No.150 Scotch Pie

The humble scotch pie is a Scottish classic that looks simple, but is super tricky to make at home. Now a days they are mostly eaten at football matches. They have a history going back over 500 years and were adapted from hot water pastry pies of England with Scottish produce.

When making these pies:

  • Use either mutton or lamb. Mutton is traditional but can be hard to find.
  • You will need four 4 inch diameter pie or cake tins with a push up bottom. This is essential as otherwise they are impossible to remove from the tins.
  • You need to cure the pastry – as it is traditionally done. Otherwise the pastry will crack and leak the filling. Preferably do this for 3 days.

Serves: 4

Time: 2-4 days total (2×40 minutes)

Difficulty: Pernickety 


400g of Plain Flour

80g of Beef Dripping

200ml of recently boiled Water

½ teaspoon of Salt


400g of Minced Mutton or Lamb 

4 tablespoons of Breadcrumb 

2 blades of Mace

½ teaspoon of Salt 

1 tablespoon of Black Pepper

150-200ml of Lamb Stock

2 tablespoons of Milk


  1. Set up a heat proof bowl over a pot of barely simmering water. Add the beef dripping and water. Leave the dripping to melt.
  2. Once melted add the flour and the salt. Mix until a warm dough has formed.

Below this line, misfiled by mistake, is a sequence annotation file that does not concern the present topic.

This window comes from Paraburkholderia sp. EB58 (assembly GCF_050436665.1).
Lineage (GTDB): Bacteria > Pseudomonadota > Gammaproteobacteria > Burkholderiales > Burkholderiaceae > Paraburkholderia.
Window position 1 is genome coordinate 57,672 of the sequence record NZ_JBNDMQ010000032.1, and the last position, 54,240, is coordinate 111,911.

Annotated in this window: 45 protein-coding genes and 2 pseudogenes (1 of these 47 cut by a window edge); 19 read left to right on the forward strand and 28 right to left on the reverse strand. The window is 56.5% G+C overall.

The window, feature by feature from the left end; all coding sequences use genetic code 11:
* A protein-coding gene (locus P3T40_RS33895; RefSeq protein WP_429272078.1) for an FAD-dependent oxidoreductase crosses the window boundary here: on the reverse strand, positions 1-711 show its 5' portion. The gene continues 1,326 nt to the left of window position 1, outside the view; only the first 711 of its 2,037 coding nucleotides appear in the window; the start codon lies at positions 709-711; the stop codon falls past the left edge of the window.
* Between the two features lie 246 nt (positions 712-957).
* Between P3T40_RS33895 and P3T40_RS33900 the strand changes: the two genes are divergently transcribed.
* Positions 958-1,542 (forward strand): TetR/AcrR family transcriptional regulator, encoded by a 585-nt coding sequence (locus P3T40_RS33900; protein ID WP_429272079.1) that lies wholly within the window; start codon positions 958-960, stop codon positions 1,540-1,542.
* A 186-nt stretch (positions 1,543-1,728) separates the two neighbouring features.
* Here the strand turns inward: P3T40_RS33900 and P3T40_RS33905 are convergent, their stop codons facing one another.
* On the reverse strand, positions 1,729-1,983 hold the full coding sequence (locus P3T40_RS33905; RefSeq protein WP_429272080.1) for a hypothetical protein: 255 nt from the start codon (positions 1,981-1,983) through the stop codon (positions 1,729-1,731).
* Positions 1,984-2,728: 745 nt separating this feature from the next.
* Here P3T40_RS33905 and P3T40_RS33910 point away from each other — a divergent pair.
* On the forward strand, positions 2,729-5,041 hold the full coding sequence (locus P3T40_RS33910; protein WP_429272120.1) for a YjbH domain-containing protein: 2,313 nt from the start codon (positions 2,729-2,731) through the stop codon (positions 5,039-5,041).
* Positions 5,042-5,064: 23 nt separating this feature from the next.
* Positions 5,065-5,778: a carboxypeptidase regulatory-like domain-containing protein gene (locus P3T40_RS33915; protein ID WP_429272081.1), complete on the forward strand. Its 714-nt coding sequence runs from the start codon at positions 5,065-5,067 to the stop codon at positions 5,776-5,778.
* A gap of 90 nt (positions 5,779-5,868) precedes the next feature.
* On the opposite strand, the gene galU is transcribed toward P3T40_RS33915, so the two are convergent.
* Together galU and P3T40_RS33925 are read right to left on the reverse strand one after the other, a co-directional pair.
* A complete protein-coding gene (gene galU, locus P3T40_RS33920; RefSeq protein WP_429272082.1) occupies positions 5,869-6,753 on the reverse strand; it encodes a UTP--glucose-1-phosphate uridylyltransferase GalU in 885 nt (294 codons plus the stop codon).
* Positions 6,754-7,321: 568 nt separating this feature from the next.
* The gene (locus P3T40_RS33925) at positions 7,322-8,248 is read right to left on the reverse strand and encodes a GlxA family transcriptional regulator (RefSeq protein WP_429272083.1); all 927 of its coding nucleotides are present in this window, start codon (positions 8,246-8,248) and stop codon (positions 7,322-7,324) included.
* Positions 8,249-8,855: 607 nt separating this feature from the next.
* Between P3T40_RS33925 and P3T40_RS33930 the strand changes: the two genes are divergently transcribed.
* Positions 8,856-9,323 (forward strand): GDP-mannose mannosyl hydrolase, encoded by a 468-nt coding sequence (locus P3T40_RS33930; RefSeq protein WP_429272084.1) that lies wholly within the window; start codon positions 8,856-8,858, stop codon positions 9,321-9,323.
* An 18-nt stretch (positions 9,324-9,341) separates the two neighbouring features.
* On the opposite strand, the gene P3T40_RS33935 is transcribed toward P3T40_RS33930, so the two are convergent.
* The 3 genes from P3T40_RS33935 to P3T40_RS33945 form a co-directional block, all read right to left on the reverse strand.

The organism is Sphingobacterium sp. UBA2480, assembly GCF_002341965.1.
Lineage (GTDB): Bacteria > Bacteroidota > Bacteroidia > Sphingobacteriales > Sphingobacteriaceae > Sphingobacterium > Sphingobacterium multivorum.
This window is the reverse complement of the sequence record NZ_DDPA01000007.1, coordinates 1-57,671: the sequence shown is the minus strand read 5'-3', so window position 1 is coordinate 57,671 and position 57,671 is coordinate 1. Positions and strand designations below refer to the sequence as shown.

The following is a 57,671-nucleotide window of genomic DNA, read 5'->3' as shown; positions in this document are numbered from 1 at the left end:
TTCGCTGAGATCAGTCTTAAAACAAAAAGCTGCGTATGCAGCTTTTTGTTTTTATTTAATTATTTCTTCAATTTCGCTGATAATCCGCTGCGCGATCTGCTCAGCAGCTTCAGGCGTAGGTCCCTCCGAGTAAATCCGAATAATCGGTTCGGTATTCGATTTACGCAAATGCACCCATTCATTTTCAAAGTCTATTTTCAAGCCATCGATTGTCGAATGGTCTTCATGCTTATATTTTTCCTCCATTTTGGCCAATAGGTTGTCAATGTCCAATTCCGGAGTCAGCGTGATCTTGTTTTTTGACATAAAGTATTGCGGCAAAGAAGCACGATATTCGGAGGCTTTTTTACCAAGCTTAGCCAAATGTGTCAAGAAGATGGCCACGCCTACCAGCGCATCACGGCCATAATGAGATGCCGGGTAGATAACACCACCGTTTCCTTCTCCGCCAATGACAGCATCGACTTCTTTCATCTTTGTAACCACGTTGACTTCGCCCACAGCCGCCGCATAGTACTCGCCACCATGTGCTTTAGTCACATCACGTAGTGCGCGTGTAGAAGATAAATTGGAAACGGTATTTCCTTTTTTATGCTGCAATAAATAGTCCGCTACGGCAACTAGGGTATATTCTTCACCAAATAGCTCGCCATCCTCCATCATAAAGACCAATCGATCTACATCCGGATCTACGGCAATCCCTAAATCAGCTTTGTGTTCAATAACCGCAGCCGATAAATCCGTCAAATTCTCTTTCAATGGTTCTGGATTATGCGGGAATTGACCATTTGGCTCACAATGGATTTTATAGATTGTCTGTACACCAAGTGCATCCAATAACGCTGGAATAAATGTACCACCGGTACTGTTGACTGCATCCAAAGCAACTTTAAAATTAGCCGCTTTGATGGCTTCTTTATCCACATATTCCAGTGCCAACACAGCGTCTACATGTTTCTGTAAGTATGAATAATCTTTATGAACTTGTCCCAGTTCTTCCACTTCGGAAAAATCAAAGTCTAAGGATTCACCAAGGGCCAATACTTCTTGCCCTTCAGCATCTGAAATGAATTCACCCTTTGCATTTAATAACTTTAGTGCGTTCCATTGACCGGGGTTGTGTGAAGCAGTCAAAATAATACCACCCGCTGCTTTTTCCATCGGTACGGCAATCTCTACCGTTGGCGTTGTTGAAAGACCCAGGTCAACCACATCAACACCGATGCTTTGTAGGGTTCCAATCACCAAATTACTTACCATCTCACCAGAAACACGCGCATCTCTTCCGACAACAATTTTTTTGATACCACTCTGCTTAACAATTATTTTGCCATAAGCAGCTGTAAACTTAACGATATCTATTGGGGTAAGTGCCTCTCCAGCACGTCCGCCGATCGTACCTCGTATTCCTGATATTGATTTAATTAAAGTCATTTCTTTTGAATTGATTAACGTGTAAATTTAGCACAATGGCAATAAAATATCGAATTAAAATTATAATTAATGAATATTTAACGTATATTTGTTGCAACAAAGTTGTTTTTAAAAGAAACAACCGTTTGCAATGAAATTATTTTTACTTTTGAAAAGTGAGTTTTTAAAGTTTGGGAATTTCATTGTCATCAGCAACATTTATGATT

3. Remove the dough (careful as it will be warm) and place on scales. Return 2/3 of the dough to the bowl. Roll out the 1/3 to a thin sheet and using the base of the push up bottoms of the tins cut four circles to make pie lids. Remove a centre from the lids about a 1cm diameter circle. Return any spare dough to the bowl.
  4. With the remaining dough divide into 4 balls. Turn off the hob but keep the bowl over the pot of water (the residual heat with keep the dough workable).
  5. Roll out a ball into a thin sheet and drape into the pie tin (ensuring the bottom is in) and push down into the tin. If you get any holes patch up with some of the extra pastry coming over the side.
  6. Repeat this with the remaining dough balls and pie tins. If you only have one tin you can freeze the tin with the dough for 10 minutes to rapidly cool the dough and let you take the cooled dough out of the tin. This will enable you to use the tin again keeping the dough in the bowl over the water to keep it warm.
  7. Leave the pastry to cure for 1-3 days at room temperature.

On the Day

  1. Preheat the oven to 180 degrees Celsius (356 degrees Fahrenheit).
  2. In a large bowl add the mince, salt, pepper and breadcrumb together. Thinly slice the mace (or pass though microplane) and mix.
  3. Add the stock slowly to the bowl whilst softly pounding the mince mixture with a wooden spoon until a soft mixture forms that can slide around the bowl.
  4. Evenly add the mince mixture to the pie cases. Add the pie lids on top inside the moulds. You may need to slightly trim the lids.
  5. Carefully (you’re almost there) push the bottoms of the pie moulds until the rim is about 2 cm over the lids on the pie. Trim the excess pastry. If not using a mould carefully with scissors trim 2cm off the top.
  6. Now push the pies out of the mould and brush the lids with milk.
  7. Bake in the oven for 20-25 minutes until the pastry has slightly browned in parts.
  8. Remove from the oven and leave to rest for 10 minutes before serving.

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